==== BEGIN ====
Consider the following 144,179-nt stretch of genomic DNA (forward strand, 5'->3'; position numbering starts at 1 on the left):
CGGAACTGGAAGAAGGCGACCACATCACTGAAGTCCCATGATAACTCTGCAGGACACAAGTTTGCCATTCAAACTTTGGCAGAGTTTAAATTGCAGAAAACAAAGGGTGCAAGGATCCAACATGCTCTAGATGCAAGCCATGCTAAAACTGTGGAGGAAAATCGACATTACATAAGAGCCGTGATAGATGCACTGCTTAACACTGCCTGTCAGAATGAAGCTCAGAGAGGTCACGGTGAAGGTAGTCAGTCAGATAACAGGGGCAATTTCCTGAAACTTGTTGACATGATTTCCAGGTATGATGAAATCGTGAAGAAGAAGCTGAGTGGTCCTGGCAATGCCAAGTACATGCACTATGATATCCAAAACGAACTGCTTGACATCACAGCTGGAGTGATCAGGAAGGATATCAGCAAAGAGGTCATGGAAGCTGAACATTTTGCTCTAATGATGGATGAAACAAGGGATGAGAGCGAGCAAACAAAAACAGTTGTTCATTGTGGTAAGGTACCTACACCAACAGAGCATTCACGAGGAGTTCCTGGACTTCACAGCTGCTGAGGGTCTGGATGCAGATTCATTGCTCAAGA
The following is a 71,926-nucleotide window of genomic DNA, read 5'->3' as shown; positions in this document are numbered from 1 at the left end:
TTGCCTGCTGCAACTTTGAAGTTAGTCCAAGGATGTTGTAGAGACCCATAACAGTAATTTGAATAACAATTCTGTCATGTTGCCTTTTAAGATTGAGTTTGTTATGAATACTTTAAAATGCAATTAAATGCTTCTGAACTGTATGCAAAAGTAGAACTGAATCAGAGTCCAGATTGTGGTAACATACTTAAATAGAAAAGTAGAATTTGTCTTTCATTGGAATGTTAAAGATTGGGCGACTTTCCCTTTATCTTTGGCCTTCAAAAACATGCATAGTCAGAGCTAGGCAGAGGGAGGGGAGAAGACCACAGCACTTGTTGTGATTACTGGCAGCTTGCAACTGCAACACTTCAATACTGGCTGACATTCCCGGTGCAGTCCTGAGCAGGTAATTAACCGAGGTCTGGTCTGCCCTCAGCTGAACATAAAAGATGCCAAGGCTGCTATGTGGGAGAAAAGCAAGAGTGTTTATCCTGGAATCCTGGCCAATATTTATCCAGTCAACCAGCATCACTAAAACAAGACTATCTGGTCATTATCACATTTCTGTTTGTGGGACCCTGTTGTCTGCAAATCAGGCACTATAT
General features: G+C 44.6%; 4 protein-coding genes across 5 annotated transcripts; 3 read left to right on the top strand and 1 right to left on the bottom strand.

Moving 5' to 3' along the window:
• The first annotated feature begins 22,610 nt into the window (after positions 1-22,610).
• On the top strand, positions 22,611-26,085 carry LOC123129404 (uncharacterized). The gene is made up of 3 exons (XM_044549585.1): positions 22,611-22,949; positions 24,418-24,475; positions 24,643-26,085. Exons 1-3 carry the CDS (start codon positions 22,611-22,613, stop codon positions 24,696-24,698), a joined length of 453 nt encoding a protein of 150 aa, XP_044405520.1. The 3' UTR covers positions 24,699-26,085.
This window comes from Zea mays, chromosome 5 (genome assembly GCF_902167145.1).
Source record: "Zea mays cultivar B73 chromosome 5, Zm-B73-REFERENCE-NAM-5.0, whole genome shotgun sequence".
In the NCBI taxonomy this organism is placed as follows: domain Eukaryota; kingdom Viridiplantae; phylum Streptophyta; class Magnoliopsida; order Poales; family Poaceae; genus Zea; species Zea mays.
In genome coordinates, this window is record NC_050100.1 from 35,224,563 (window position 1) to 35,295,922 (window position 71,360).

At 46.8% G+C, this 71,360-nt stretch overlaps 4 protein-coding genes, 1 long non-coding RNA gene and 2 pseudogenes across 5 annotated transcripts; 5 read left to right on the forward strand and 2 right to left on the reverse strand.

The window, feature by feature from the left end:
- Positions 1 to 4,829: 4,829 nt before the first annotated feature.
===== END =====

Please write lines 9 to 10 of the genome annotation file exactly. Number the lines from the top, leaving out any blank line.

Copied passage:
This window comes from Zea mays, chromosome 5 (genome assembly GCF_902167145.1).
Source record: "Zea mays cultivar B73 chromosome 5, Zm-B73-REFERENCE-NAM-5.0, whole genome shotgun sequence".